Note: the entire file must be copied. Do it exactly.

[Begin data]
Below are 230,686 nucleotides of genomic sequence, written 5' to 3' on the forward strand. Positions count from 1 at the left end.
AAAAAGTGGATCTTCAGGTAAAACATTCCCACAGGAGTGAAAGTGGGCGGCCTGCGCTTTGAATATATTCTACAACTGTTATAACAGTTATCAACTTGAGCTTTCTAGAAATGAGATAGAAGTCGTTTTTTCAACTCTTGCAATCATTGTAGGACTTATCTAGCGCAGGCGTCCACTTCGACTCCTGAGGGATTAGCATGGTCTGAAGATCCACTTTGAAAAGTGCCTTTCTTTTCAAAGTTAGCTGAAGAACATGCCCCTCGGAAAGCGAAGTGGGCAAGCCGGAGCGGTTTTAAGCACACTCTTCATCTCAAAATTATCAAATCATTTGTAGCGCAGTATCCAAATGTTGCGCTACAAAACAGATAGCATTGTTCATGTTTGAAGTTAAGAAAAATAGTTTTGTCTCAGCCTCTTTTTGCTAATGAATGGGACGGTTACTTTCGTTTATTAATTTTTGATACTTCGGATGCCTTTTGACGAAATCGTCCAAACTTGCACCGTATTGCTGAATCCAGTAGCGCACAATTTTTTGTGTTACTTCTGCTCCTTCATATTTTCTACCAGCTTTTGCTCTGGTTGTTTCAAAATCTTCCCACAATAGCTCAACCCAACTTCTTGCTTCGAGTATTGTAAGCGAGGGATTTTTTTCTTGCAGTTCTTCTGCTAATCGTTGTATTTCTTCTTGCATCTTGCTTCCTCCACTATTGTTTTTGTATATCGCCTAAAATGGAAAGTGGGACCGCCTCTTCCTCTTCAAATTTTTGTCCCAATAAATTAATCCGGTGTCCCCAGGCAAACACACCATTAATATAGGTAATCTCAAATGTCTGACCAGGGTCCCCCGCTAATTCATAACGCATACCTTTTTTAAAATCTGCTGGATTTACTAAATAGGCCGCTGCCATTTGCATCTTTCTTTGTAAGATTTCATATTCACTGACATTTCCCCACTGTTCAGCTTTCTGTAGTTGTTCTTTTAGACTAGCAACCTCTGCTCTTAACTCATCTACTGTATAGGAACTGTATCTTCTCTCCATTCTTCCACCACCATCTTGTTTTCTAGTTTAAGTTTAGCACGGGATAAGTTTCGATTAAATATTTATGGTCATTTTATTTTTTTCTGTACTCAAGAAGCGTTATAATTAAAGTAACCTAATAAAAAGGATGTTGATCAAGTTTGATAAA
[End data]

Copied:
Below are 230,686 nucleotides of genomic sequence, written 5' to 3' on the forward strand. Positions count from 1 at the left end.
AAAAAGTGGATCTTCAGGTAAAACATTCCCACAGGAGTGAAAGTGGGCGGCCTGCGCTTTGAATATATTCTACAACTGTTATAACAGTTATCAACTTGAGCTTTCTAGAAATGAGATAGAAGTCGTTTTTTCAACTCTTGCAATCATTGTAGGACTTATCTAGCGCAGGCGTCCACTTCGACTCCTGAGGGATTAGCATGGTCTGAAGATCCACTTTGAAAAGTGCCTTTCTTTTCAAAGTTAGCTGAAGAACATGCCCCTCGGAAAGCGAAGTGGGCAAGCCGGAGCGGTTTTAAGCACACTCTTCATCTCAAAATTATCAAATCATTTGTAGCGCAGTATCCAAATGTTGCGCTACAAAACAGATAGCATTGTTCATGTTTGAAGTTAAGAAAAATAGTTTTGTCTCAGCCTCTTTTTGCTAATGAATGGGACGGTTACTTTCGTTTATTAATTTTTGATACTTCGGATGCCTTTTGACGAAATCGTCCAAACTTGCACCGTATTGCTGAATCCAGTAGCGCACAATTTTTTGTGTTACTTCTGCTCCTTCATATTTTCTACCAGCTTTTGCTCTGGTTGTTTCAAAATCTTCCCACAATAGCTCAACCCAACTTCTTGCTTCGAGTATTGTAAGCGAGGGATTTTTTTCTTGCAGTTCTTCTGCTAATCGTTGTATTTCTTCTTGCATCTTGCTTCCTCCACTATTGTTTTTGTATATCGCCTAAAATGGAAAGTGGGACCGCCTCTTCCTCTTCAAATTTTTGTCCCAATAAATTAATCCGGTGTCCCCAGGCAAACACACCATTAATATAGGTAATCTCAAATGTCTGACCAGGGTCCCCCGCTAATTCATAACGCATACCTTTTTTAAAATCTGCTGGATTTACTAAATAGGCCGCTGCCATTTGCATCTTTCTTTGTAAGATTTCATATTCACTGACATTTCCCCACTGTTCAGCTTTCTGTAGTTGTTCTTTTAGACTAGCAACCTCTGCTCTTAACTCATCTACTGTATAGGAACTGTATCTTCTCTCCATTCTTCCACCACCATCTTGTTTTCTAGTTTAAGTTTAGCACGGGATAAGTTTCGATTAAATATTTATGGTCATTTTATTTTTTTCTGTACTCAAGAAGCGTTATAATTAAAGTAACCTAATAAAAAGGATGTTGATCAAGTTTGATAAA